As the Managing Director of a Digital Agency, I receive many questions from prospective clients within the legal sector that are looking to improve and develop their existing websites. I thought it would be beneficial to put together some information on the processes we [Moore-Wilson] routinely go through to address these issues.

1. "How Can a Law Firm Protect Its Site Data?"

Protecting data, of course, is just a topic that gets bigger and bigger, because it's an area that just gets more and more important, particularly with new developments and regulations such as GDPR. There are basically two main sides to this: one comes as the result of the hosting, while the other is firmly rooted in the coding of the site.

Taking coding first, the way we tend to work is very much by starting with good principles in the first place, utilizing practices such as test-driven development during the entire site building process. Once a site is launched, we're very keen to ensure that there is a constant cycle of unit testing from our Support team, which enables us to routinely monitor and test the site as things move forward.

In terms of hosting, there are a number of things we do. With our own Hosting solutions in place, we are able to monitor everything and tightly bind together the coding processes with what we're doing on the hosting side. We also employ techniques such as Cloudflare, which enable us to deal with any malicious attacks. As an agency, we're very conscious about how to handle things like DDoS attacks, while remote monitoring is also an important aspect to us.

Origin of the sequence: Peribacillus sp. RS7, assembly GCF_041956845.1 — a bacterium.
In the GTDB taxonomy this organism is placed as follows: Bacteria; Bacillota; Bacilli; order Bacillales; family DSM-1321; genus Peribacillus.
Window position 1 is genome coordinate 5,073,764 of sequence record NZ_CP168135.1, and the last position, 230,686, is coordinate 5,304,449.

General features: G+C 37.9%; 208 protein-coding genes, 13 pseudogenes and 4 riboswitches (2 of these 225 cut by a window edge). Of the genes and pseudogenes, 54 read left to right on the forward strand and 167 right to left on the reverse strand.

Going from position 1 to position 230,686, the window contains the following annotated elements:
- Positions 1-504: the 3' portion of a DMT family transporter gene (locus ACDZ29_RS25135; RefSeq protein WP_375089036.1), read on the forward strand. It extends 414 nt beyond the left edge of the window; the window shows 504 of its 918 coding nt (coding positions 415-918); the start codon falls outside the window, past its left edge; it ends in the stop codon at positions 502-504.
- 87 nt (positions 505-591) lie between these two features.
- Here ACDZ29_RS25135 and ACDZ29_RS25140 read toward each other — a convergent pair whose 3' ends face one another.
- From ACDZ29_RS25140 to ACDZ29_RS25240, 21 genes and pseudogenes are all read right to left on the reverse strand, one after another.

Fundamentally though, our hosting is backed up by a 24/7 emergency support line, where anyone can contact our in-house team. This is not something we outsource - we don't believe in that.

2. "How Can a Law Firm Improve Site Search Functionality?"

Site search functionality is a recurring theme and we hear it again and again as one of the number one issues for so many law firms - and there's a lot of reasons for that; a lot of it is down to basically old or poor technology.

But, firstly, what I would tend to say is that a firm really needs to think in a wider context about how people are finding information. There are so many different kinds of ways that one can come at that; we tend to use things like Isotope filters among other methods tagging content to lead people in the right directions, along with strong calls to action.

But actually, to take it back to the top, ensuring there is a good site search function is important, and there have been some really good developments in the last couple of years in terms of site search functionality, particularly with things like Elasticsearch, which in its own area is quite a big topic.

We'll also tend to recommend platforms like Solr, or perhaps functionality that can be dropped in place like Algolia. In short, there are many solutions out there that are achieving great results, it's just a matter of being able to implement them.

3. "How Can You Ensure That a Law Firms Website Evolves and Improves?"